Movie Reviews

Sachin: A  Billion Dreams-Movie Review

You Don’t Have To Be A Cricket Fan To Love The Sachin Bio-Pic

Directed by James Erskine

Rating: **** ½(4 and a  half stars)

There is something about Sachin Tendulkar,something so  correct and so innocent  you want him to win in  life even when you know he is  no more the ‘God’ of the cricket field.

The rousing farewell speech that Sachin gives at the end of this astutely emotional journey into the heart and mind of India’s most celebrated Bat Man  ,left me dewy-eyed. This, when I  know zilch about cricket and practically nothing about Sachin’s exploits on the field.What I do know—and what this film is able to tell us in comprehensive  strokes of revelation—is that greatness is not thrust on the great by chance.

One has to break bones and crack ribs to  get there.

Sachin A  Billion Dreams  is the story of  a national hero who sails through every crisis with his simple philosophy of good existence and hard work.Sachin’s life is blameless. He has never been in any controversy and he doesn’t incite scandalous thoughts. This film could’ve easily been the opposite of what the Sanjay Dutt biography  would be, given the man’s colourful lifescape. Instead the director unfolds  a treasury  of memories and anecdotes in which the aroma of ambition is mingled with the flavour of yearnings.

Sachin Tendulkar’s wife talks about how he would clam up after every defeat on the field. Does that make him a difficult man to live with?She doesn’t say. Dissent is not an option that people close toTendulkar would want to exercize.What I gathered  after watching Tendulkar’s  tale  being tossed into a cauldron of  exploratorychannels all leading to a  glorious  exposition  on heroism,is that every  great life has a very strong support system behind it.

The documentary, dotted with  a smattering  of fictionalization from the protagonist’s growing years, constructs an extremely strong case for the  joint-family system. Sachin’s closeness to his father and brother and the singleminded focus that his wife Anjali has in ensuring Sachin’s  ascendancy into cricketing stardom, are milestones in the cricketer’s life that get a pride of place  in the narrative.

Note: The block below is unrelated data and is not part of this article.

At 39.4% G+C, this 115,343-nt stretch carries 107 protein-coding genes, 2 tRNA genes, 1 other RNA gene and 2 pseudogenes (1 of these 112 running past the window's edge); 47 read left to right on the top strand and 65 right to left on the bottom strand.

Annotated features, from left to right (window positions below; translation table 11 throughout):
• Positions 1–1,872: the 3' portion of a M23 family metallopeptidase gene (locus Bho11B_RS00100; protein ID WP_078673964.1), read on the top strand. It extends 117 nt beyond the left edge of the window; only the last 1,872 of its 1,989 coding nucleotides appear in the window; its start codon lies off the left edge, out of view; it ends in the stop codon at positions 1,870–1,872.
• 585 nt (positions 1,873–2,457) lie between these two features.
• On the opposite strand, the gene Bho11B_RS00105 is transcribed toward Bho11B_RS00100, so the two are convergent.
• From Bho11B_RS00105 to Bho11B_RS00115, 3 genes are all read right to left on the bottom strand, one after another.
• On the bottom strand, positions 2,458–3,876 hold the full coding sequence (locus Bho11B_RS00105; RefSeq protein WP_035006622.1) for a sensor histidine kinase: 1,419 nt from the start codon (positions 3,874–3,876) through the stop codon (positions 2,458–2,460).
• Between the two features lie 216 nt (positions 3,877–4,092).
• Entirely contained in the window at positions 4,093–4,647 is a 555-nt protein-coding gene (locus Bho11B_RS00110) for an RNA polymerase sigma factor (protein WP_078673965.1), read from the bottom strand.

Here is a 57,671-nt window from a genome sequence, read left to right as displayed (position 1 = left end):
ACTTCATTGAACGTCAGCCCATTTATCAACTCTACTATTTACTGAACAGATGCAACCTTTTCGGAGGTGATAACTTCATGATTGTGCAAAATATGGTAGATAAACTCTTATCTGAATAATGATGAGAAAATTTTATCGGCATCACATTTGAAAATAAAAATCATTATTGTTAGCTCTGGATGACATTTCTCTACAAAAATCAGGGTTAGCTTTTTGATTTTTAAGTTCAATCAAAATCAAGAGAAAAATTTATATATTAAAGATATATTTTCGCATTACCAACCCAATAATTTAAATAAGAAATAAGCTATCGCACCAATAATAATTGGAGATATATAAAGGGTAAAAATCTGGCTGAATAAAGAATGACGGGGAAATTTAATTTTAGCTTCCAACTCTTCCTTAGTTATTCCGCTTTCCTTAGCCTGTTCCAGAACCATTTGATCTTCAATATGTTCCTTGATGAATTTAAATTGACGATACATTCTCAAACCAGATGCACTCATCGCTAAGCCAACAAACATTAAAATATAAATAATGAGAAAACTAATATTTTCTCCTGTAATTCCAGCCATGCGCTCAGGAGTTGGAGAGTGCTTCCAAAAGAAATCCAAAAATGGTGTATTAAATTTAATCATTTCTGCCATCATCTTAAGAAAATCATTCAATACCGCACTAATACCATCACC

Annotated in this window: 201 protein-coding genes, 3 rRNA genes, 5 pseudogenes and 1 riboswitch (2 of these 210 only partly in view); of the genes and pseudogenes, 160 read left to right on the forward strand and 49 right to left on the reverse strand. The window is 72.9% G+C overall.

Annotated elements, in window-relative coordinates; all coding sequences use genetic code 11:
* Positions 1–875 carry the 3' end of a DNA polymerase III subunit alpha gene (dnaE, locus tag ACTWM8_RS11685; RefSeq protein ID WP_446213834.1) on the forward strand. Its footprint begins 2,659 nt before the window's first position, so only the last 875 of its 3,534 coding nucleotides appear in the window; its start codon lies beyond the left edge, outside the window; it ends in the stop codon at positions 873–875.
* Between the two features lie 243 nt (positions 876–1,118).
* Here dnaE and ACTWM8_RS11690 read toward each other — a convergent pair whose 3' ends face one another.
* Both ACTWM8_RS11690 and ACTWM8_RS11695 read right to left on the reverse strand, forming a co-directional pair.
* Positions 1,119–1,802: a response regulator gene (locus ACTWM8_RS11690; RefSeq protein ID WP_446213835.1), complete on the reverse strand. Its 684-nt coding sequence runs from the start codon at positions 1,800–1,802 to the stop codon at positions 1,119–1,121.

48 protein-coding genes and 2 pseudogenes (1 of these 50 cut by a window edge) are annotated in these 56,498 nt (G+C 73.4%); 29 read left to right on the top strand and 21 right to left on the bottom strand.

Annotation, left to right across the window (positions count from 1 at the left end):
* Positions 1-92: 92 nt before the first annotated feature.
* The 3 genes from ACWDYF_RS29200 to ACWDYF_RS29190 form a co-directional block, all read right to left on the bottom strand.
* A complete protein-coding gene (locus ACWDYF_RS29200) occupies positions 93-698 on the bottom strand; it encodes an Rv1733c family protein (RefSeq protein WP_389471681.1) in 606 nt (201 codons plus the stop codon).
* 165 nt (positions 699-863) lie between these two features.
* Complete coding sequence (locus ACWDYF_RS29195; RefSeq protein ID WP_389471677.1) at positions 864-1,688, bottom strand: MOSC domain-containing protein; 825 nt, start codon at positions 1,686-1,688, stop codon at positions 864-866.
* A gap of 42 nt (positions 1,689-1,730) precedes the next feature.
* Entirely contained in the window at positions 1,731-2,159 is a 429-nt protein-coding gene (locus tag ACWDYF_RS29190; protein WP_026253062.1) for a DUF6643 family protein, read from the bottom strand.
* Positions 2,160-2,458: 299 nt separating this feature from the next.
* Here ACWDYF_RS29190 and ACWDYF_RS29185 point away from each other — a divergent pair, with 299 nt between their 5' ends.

This brings me  to the other hero in Sachin: A  Billion Dreams. The hero  beyond the one whom  the film celebrates,is the film’s editorDeepa Bhatia who has done a stupendous job of assembling all the footage from old television interviews,  Sachin’s home videos(truly rare footage  of the cricketing legend playing with his two little children) and his precious time with family and friends.

None of the raw material that serves as  the backbone of the Tendulkarsaga is randomly placed.Director James Erskine plunges deep into the cricketer’s  heart even while maintaining a certain distance  from the cult of hero-worship that Indians subscribe to when it comes to film stars and  cricketers.Sure, there is footage of crowds cheering and mobbing Tendulkar. But the man himself is shown to remain blissfully distanced from the adulation.

A simple man whose phenomenal achievements do not influence his behaviour on the field or in the family fold, Tendulkar comes across in the film as  guileless and driven.

We  get to see Sachin Tendulkar talk directly into the camera . Again it’s not about how he throws words or  pauses between them. It’s about telling the world that his heart beats for cricket.Everything else, including family, must wait.

For telling it like  it is,for giving the national hero a befitting cinematic homage and for opening up the vistas of dreams that everyworkingclass youngsters lives and dies with , Sachin A  Billion Dreams  deserves a standing ovation.For giving us a documentary that is neither dry nor pedantic nor over-eulogistic ,the entire team of this film deserves a ‘We Love Sachin’ sweat-shirt each.

Signed by the man.

 

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